Pepsi is so happy with its "Refresh Project" social media marketing campaign that it has renewed funding for 2011 and will expand it to the rest of the world. This year it will give away $20 million to the good works projects that win the most supportive votes from consumers, representing "true democratization of the philanthropic process," according to a company spokesman.
I say it's really dumb, and not just slightly dishonest.
Pepsi's campaign is part of a new trend in marketing that could be loosely labelled "meaning marketing," and the reasoning for it goes something like this:
- All the traditional media for talking to consumers don't work anymore. Nobody is reading, watching, or listening to them
- Brands and corporate reputations have no credibility because they formerly used all of said media to lie to consumers, or simply make them do things (like buy stuff...the nerve!)
- Instead, consumers rely on new media, much of it social (i.e. two-way) and in which it's impossible to put traditional marketing messages (which wouldn’t be believed anyway
- Therefore, brands need to reach for topics utterly unrelated to their businesses, unconnected to the user experience of their products or services, and unlikely to be branded or otherwise labelled their own
- Like being funny, aspiring to do good in the world is a way to deliver meaning to consumers without tarnishing it with a now-discredited marketing pitch
So there's nothing that Pepsi can tell us that has anything to do with its actual business, or even somewhat relates to our potential consumption of soda pop? Its Refresh Project isn't new-and-improved marketing, it's non-marketing, and yet it declares its conduct as some profound success.
Well, that’s only if you can speak Jibberish, as its success builds on the company’s "Refresh Everything" initiative and "...showing the brand as an optimistic catalyst for idea creation, leading to an ever-refreshing world." It's consistent with Pepsi's new "Performance with Purpose" platform. Phew! It counts 42 million votes for 7,500 ideas on its web site as meaningful for its brand, much the same way that friending clicks on Facebook are considered meaningful engagement.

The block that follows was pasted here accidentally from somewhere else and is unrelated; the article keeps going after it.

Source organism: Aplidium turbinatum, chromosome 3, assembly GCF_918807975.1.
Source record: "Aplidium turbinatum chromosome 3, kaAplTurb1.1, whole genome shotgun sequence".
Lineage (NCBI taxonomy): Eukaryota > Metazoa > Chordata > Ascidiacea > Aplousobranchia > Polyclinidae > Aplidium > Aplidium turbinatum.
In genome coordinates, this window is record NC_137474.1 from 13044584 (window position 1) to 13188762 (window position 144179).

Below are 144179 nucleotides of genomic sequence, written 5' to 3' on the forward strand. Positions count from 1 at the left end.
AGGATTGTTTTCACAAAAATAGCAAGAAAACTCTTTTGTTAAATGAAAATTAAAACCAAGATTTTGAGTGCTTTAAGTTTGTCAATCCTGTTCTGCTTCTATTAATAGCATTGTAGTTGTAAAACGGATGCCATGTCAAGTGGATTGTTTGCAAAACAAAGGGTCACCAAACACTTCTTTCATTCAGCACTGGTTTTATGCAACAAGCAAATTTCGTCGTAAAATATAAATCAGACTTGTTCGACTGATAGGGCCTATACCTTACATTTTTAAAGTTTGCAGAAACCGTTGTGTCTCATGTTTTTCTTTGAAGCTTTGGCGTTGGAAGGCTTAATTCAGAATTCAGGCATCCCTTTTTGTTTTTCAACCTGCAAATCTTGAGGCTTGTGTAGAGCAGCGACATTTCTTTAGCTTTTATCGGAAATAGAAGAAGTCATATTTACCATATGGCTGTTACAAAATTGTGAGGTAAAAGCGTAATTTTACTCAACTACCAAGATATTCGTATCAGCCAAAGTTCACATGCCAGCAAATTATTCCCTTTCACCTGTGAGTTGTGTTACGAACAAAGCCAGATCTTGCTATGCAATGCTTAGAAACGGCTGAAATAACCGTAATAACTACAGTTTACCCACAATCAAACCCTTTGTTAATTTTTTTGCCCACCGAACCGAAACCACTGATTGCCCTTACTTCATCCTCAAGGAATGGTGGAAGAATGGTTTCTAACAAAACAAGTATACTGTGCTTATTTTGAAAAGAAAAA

There's that meaning word again. I wonder if it wouldn't be more meaningful if Pepsi elected to do something really hard and creatively challenging, and come up with a way to ask 42 million people to drink its soda pop?
Worse, its $20 million contribution to fund its social marketing campaign is a drop in the bucket compared to its $6.8 billion operating income last year. It's the cost of a half-dozen Super Bowl ads. Marketing budget chump change, not a terribly substantive corporate commitment. And throwing dollars at The Crowd to vote on isn't terribly philanthropic: the real, major issues facing Americans -- lack of health care, after-school programs, basics of nutrition -- don't even appear in most of the projects pitched for consideration.
Pepsi has no interest in doing good, but rather wants to appear to do good because it thinks all of its marketing alternatives are so bad.
It could be worse, of course. Pepsi could decide to pay millions to some numbnut starlet like it has in the past (and most likely will again). Even a badly conceived program as the Refresh Project is giving real money to real people to do real good.
But it's not marketing. And it's half-assed citizenship, at best. The challenge for brands isn't to embrace the idiocy of the latest fads like "meaning" marketing, but rather to rediscover the truisms of how to make their products and services meaningful to consumers.
Avoiding the question altogether isn't the same thing as finding an answer.
(Image credit: From the campaign website, http://www.refresheverything.com)